“New technologies such as computers and gaming systems have also increased the quantity of choices for sedentary entertainment. At the same time, many American children now live in a physical environment that discourages physical activity,” (Clark, 2011). This is from “The Effect of Low-cost Incentives on Active Transportation to School Rates among Elementary School Students,” a research article with a focus on a certain age demographic. Elementary schools are often targeted for active transportation (AT) programs, so research information geared towards young children is plentiful. However, one of the age demographics that often get overlooked when it comes to AT outreach is high school students.According to the National Household Travel Survey, in 2009, 62.1% of high school students traveled to school by car, a percentage that is only 8-11% higher than their younger counterparts in elementary and middle school (McDonald et al, 2011). High school students can be vital in shifting communities from being car-centric to AT-centric. They are the perfect role models for younger kids and are also the next wave of soon-to-be adults commuting to college and/or to work. But how do you convince high school students that AT is “cooler” than driving a car? There are two ways to possibly aid the transition to AT in older children: matching education incentives with AT goals and changing community attitudes towards activities such as skateboarding.
First, let’s think about what’s on the minds of many high school students: what to do after high school. Perhaps implementing a program that connects students with scholarship opportunities at public Oregon universities and community colleges could be an effective way to motivate high school students to re-think their commutes to school. The program/challenge would be available to all high school students in the state of Oregon and the students could log their commutes in a way similar to the system employed with the Bike to PSU Challenge (Bike to PSU, 2013). Prizes and summer opportunities, such as camps or internships, could be awarded to challenge winners that are freshmen, sophomores, or juniors, and winners that are seniors could have the option to compete for the scholarships. Both sets of scholarship applications (one for universities and one for community colleges) would require essays, and the university scholarship application would have a minimum GPA requirement. The only other requirement to compete for the scholarships, prizes and summer programs would be a certain amount of active transportation “commute to school” miles/hours logged. Not only would this mixture incentivize students to become more aware of the environmental and health consequences of traveling strictly by car and help to change those habits, but it might also motivate students academically.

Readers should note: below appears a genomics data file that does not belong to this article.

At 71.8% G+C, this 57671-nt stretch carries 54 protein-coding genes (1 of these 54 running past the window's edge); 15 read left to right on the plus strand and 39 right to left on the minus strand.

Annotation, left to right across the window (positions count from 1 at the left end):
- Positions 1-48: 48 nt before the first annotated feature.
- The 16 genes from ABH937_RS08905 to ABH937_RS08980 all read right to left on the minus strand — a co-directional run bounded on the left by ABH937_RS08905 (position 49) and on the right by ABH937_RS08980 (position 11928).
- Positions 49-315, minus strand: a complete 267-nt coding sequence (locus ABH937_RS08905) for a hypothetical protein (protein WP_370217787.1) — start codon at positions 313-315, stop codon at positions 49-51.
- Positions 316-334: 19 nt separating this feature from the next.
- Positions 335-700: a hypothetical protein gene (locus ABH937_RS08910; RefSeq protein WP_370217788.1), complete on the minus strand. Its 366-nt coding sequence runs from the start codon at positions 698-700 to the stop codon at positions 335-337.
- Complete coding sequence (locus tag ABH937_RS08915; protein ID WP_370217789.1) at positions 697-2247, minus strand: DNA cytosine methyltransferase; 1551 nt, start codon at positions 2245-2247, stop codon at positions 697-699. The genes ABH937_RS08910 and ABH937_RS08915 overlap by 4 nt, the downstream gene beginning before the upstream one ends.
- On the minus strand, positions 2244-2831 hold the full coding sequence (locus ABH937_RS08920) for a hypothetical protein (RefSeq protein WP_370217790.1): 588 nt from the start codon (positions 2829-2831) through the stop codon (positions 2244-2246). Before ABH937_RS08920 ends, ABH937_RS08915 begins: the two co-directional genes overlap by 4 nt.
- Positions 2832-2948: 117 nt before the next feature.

Scholarship incentive programs have received some criticism. However, some research suggests that they can be effective. For example, Kenyan schools involved in a program that provided scholarships for school fees and supplies to female students who received a certain test score or higher showed that not only did the test scores improve for the females who reached the test score goal, but even those who were ineligible to compete for the scholarships (males) or who did not reach the goal showed significant academic improvement (Kremer et al, 2005). While this may not be the same situation, it’s possible that similar results can be expected.